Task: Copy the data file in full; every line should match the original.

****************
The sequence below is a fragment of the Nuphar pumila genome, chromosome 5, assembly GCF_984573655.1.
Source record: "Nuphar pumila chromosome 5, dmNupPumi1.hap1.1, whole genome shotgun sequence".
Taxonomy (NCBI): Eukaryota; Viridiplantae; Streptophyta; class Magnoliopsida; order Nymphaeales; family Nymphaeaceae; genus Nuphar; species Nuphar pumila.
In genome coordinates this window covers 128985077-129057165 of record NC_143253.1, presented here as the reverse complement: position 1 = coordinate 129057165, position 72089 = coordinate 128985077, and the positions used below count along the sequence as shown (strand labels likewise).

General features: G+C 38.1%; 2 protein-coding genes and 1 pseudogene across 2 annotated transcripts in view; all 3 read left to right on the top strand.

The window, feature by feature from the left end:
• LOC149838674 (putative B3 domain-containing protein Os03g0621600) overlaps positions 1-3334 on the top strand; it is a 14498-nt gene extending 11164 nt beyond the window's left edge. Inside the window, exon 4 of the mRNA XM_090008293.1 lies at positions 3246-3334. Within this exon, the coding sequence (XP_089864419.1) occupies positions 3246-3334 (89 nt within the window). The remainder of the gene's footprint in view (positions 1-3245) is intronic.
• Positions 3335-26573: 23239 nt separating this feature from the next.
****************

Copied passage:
The sequence below is a fragment of the Nuphar pumila genome, chromosome 5, assembly GCF_984573655.1.
Source record: "Nuphar pumila chromosome 5, dmNupPumi1.hap1.1, whole genome shotgun sequence".
Taxonomy (NCBI): Eukaryota; Viridiplantae; Streptophyta; class Magnoliopsida; order Nymphaeales; family Nymphaeaceae; genus Nuphar; species Nuphar pumila.
In genome coordinates this window covers 128985077-129057165 of record NC_143253.1, presented here as the reverse complement: position 1 = coordinate 129057165, position 72089 = coordinate 128985077, and the positions used below count along the sequence as shown (strand labels likewise).

General features: G+C 38.1%; 2 protein-coding genes and 1 pseudogene across 2 annotated transcripts in view; all 3 read left to right on the top strand.

The window, feature by feature from the left end:
• LOC149838674 (putative B3 domain-containing protein Os03g0621600) overlaps positions 1-3334 on the top strand; it is a 14498-nt gene extending 11164 nt beyond the window's left edge. Inside the window, exon 4 of the mRNA XM_090008293.1 lies at positions 3246-3334. Within this exon, the coding sequence (XP_089864419.1) occupies positions 3246-3334 (89 nt within the window). The remainder of the gene's footprint in view (positions 1-3245) is intronic.
• Positions 3335-26573: 23239 nt separating this feature from the next.